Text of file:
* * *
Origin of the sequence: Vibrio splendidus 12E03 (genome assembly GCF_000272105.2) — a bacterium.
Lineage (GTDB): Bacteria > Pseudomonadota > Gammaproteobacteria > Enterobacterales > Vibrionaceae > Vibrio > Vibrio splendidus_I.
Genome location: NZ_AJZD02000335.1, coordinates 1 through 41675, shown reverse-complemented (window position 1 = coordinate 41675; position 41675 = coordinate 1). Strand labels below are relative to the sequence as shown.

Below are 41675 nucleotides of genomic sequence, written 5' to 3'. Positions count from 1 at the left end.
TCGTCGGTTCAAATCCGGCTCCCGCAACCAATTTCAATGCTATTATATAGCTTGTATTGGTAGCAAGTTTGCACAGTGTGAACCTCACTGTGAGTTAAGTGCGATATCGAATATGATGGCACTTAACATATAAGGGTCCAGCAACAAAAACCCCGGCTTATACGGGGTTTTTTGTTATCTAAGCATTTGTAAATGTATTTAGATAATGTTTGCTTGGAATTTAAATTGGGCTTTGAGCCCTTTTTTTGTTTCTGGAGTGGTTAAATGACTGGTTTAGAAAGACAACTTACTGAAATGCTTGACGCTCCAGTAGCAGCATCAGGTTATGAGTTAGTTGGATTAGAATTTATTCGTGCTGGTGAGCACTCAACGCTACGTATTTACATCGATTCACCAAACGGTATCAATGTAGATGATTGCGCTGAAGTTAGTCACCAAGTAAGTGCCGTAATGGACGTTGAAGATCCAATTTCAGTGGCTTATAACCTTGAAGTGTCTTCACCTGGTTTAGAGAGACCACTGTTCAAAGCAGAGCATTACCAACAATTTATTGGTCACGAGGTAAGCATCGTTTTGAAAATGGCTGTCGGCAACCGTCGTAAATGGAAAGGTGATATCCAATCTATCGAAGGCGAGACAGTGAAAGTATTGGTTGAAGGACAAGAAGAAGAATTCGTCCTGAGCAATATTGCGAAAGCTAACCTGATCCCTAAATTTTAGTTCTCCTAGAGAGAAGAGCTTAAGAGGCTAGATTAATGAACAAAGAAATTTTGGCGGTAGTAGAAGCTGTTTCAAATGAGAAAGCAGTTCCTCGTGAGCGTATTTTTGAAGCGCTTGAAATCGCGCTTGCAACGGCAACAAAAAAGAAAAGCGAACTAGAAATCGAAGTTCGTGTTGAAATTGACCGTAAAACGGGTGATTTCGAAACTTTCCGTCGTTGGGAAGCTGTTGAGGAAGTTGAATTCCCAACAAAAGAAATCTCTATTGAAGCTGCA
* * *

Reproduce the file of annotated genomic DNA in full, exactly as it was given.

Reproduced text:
Origin of the sequence: Vibrio splendidus 12E03 (genome assembly GCF_000272105.2) — a bacterium.
Lineage (GTDB): Bacteria > Pseudomonadota > Gammaproteobacteria > Enterobacterales > Vibrionaceae > Vibrio > Vibrio splendidus_I.
Genome location: NZ_AJZD02000335.1, coordinates 1 through 41675, shown reverse-complemented (window position 1 = coordinate 41675; position 41675 = coordinate 1). Strand labels below are relative to the sequence as shown.

Below are 41675 nucleotides of genomic sequence, written 5' to 3'. Positions count from 1 at the left end.
TCGTCGGTTCAAATCCGGCTCCCGCAACCAATTTCAATGCTATTATATAGCTTGTATTGGTAGCAAGTTTGCACAGTGTGAACCTCACTGTGAGTTAAGTGCGATATCGAATATGATGGCACTTAACATATAAGGGTCCAGCAACAAAAACCCCGGCTTATACGGGGTTTTTTGTTATCTAAGCATTTGTAAATGTATTTAGATAATGTTTGCTTGGAATTTAAATTGGGCTTTGAGCCCTTTTTTTGTTTCTGGAGTGGTTAAATGACTGGTTTAGAAAGACAACTTACTGAAATGCTTGACGCTCCAGTAGCAGCATCAGGTTATGAGTTAGTTGGATTAGAATTTATTCGTGCTGGTGAGCACTCAACGCTACGTATTTACATCGATTCACCAAACGGTATCAATGTAGATGATTGCGCTGAAGTTAGTCACCAAGTAAGTGCCGTAATGGACGTTGAAGATCCAATTTCAGTGGCTTATAACCTTGAAGTGTCTTCACCTGGTTTAGAGAGACCACTGTTCAAAGCAGAGCATTACCAACAATTTATTGGTCACGAGGTAAGCATCGTTTTGAAAATGGCTGTCGGCAACCGTCGTAAATGGAAAGGTGATATCCAATCTATCGAAGGCGAGACAGTGAAAGTATTGGTTGAAGGACAAGAAGAAGAATTCGTCCTGAGCAATATTGCGAAAGCTAACCTGATCCCTAAATTTTAGTTCTCCTAGAGAGAAGAGCTTAAGAGGCTAGATTAATGAACAAAGAAATTTTGGCGGTAGTAGAAGCTGTTTCAAATGAGAAAGCAGTTCCTCGTGAGCGTATTTTTGAAGCGCTTGAAATCGCGCTTGCAACGGCAACAAAAAAGAAAAGCGAACTAGAAATCGAAGTTCGTGTTGAAATTGACCGTAAAACGGGTGATTTCGAAACTTTCCGTCGTTGGGAAGCTGTTGAGGAAGTTGAATTCCCAACAAAAGAAATCTCTATTGAAGCTGCA